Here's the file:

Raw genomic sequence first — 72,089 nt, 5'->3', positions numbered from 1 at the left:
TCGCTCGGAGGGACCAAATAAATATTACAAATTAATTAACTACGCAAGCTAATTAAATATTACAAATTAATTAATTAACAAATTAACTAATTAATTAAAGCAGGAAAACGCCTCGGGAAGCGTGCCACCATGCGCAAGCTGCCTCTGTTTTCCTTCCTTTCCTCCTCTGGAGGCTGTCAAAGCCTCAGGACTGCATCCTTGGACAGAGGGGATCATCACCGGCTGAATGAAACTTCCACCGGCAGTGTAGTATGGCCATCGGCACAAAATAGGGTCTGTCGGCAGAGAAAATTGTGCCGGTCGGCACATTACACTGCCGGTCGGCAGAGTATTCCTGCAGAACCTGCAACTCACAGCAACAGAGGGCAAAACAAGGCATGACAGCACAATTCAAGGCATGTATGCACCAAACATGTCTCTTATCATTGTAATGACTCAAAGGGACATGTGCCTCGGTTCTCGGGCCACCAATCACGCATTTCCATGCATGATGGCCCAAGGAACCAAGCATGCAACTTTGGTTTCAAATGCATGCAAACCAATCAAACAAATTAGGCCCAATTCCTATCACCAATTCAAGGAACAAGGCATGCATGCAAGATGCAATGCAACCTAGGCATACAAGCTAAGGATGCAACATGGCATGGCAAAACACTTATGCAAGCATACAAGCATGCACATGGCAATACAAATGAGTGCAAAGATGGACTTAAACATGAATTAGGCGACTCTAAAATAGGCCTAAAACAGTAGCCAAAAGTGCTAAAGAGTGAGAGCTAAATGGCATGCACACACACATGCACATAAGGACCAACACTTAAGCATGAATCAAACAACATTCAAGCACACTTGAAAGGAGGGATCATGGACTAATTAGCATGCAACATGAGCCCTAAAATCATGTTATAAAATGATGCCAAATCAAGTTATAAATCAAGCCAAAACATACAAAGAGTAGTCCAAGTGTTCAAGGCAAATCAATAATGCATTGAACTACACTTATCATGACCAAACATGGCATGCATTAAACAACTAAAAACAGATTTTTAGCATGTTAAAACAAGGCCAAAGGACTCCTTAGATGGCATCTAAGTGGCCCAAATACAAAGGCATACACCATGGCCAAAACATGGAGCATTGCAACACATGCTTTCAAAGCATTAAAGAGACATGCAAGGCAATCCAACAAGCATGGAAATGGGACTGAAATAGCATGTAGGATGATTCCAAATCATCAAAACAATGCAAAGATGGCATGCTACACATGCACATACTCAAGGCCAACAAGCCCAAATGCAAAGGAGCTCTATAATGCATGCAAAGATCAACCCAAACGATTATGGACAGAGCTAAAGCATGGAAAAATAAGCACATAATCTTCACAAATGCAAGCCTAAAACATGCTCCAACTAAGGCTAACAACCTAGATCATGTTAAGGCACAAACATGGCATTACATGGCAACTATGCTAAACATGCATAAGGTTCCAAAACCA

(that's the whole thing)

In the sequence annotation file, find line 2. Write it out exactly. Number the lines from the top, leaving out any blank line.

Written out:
TCGCTCGGAGGGACCAAATAAATATTACAAATTAATTAACTACGCAAGCTAATTAAATATTACAAATTAATTAATTAACAAATTAACTAATTAATTAAAGCAGGAAAACGCCTCGGGAAGCGTGCCACCATGCGCAAGCTGCCTCTGTTTTCCTTCCTTTCCTCCTCTGGAGGCTGTCAAAGCCTCAGGACTGCATCCTTGGACAGAGGGGATCATCACCGGCTGAATGAAACTTCCACCGGCAGTGTAGTATGGCCATCGGCACAAAATAGGGTCTGTCGGCAGAGAAAATTGTGCCGGTCGGCACATTACACTGCCGGTCGGCAGAGTATTCCTGCAGAACCTGCAACTCACAGCAACAGAGGGCAAAACAAGGCATGACAGCACAATTCAAGGCATGTATGCACCAAACATGTCTCTTATCATTGTAATGACTCAAAGGGACATGTGCCTCGGTTCTCGGGCCACCAATCACGCATTTCCATGCATGATGGCCCAAGGAACCAAGCATGCAACTTTGGTTTCAAATGCATGCAAACCAATCAAACAAATTAGGCCCAATTCCTATCACCAATTCAAGGAACAAGGCATGCATGCAAGATGCAATGCAACCTAGGCATACAAGCTAAGGATGCAACATGGCATGGCAAAACACTTATGCAAGCATACAAGCATGCACATGGCAATACAAATGAGTGCAAAGATGGACTTAAACATGAATTAGGCGACTCTAAAATAGGCCTAAAACAGTAGCCAAAAGTGCTAAAGAGTGAGAGCTAAATGGCATGCACACACACATGCACATAAGGACCAACACTTAAGCATGAATCAAACAACATTCAAGCACACTTGAAAGGAGGGATCATGGACTAATTAGCATGCAACATGAGCCCTAAAATCATGTTATAAAATGATGCCAAATCAAGTTATAAATCAAGCCAAAACATACAAAGAGTAGTCCAAGTGTTCAAGGCAAATCAATAATGCATTGAACTACACTTATCATGACCAAACATGGCATGCATTAAACAACTAAAAACAGATTTTTAGCATGTTAAAACAAGGCCAAAGGACTCCTTAGATGGCATCTAAGTGGCCCAAATACAAAGGCATACACCATGGCCAAAACATGGAGCATTGCAACACATGCTTTCAAAGCATTAAAGAGACATGCAAGGCAATCCAACAAGCATGGAAATGGGACTGAAATAGCATGTAGGATGATTCCAAATCATCAAAACAATGCAAAGATGGCATGCTACACATGCACATACTCAAGGCCAACAAGCCCAAATGCAAAGGAGCTCTATAATGCATGCAAAGATCAACCCAAACGATTATGGACAGAGCTAAAGCATGGAAAAATAAGCACATAATCTTCACAAATGCAAGCCTAAAACATGCTCCAACTAAGGCTAACAACCTAGATCATGTTAAGGCACAAACATGGCATTACATGGCAACTATGCTAAACATGCATAAGGTTCCAAAACCA